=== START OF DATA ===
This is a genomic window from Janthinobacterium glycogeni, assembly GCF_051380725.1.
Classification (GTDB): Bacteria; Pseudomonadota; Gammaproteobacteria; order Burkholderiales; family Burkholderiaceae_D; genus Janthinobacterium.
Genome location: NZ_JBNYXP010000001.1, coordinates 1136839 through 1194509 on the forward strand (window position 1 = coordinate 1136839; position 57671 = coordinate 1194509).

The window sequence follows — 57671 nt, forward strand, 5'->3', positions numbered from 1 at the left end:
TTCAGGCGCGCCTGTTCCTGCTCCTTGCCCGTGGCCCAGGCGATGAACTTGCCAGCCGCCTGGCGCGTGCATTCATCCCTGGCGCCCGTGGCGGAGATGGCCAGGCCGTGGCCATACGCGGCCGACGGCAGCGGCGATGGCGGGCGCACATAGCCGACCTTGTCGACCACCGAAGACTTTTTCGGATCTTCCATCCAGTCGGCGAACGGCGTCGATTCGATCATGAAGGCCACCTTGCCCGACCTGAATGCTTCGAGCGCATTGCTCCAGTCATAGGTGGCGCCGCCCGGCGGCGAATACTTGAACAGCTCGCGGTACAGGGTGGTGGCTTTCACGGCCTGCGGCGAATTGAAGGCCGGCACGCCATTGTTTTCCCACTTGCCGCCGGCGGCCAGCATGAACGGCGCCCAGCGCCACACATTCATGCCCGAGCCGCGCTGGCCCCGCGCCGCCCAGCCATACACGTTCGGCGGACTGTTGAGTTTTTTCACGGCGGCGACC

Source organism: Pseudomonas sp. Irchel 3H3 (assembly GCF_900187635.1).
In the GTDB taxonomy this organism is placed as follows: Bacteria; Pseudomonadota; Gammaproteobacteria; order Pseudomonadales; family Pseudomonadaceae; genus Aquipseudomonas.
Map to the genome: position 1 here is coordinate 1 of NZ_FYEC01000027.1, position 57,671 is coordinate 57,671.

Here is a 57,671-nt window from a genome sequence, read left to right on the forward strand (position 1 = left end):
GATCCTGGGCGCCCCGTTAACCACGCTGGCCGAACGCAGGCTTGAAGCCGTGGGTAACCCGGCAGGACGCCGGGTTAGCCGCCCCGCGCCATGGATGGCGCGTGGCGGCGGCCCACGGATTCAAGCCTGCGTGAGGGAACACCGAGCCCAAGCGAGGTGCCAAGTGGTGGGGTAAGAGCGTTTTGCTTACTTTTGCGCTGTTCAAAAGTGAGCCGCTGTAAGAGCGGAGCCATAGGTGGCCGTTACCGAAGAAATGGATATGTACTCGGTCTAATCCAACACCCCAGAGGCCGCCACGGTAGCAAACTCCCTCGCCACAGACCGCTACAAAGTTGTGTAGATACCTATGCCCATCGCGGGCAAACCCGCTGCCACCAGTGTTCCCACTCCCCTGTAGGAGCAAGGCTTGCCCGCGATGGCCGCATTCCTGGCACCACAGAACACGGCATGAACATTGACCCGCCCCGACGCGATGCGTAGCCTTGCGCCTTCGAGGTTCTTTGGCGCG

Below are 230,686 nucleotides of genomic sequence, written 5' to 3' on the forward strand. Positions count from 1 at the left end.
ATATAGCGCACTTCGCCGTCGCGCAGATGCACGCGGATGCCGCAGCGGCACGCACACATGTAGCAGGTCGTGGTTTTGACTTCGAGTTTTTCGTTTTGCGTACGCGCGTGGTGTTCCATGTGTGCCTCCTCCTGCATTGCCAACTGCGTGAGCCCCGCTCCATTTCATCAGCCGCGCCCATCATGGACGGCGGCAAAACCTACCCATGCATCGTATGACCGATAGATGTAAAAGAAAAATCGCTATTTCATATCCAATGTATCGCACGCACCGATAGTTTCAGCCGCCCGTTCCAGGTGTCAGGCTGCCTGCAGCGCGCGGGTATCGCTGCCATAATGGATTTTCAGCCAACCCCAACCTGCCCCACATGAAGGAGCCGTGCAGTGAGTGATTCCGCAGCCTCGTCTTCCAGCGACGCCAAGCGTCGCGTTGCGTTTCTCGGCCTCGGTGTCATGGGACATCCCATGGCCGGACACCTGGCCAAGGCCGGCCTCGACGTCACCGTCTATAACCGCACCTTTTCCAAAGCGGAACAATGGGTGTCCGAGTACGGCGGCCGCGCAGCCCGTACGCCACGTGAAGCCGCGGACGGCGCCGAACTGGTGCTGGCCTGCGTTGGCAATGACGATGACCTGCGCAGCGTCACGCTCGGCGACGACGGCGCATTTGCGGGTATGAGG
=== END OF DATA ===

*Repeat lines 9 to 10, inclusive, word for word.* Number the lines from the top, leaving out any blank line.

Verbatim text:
Here is a 57,671-nt window from a genome sequence, read left to right on the forward strand (position 1 = left end):
GATCCTGGGCGCCCCGTTAACCACGCTGGCCGAACGCAGGCTTGAAGCCGTGGGTAACCCGGCAGGACGCCGGGTTAGCCGCCCCGCGCCATGGATGGCGCGTGGCGGCGGCCCACGGATTCAAGCCTGCGTGAGGGAACACCGAGCCCAAGCGAGGTGCCAAGTGGTGGGGTAAGAGCGTTTTGCTTACTTTTGCGCTGTTCAAAAGTGAGCCGCTGTAAGAGCGGAGCCATAGGTGGCCGTTACCGAAGAAATGGATATGTACTCGGTCTAATCCAACACCCCAGAGGCCGCCACGGTAGCAAACTCCCTCGCCACAGACCGCTACAAAGTTGTGTAGATACCTATGCCCATCGCGGGCAAACCCGCTGCCACCAGTGTTCCCACTCCCCTGTAGGAGCAAGGCTTGCCCGCGATGGCCGCATTCCTGGCACCACAGAACACGGCATGAACATTGACCCGCCCCGACGCGATGCGTAGCCTTGCGCCTTCGAGGTTCTTTGGCGCG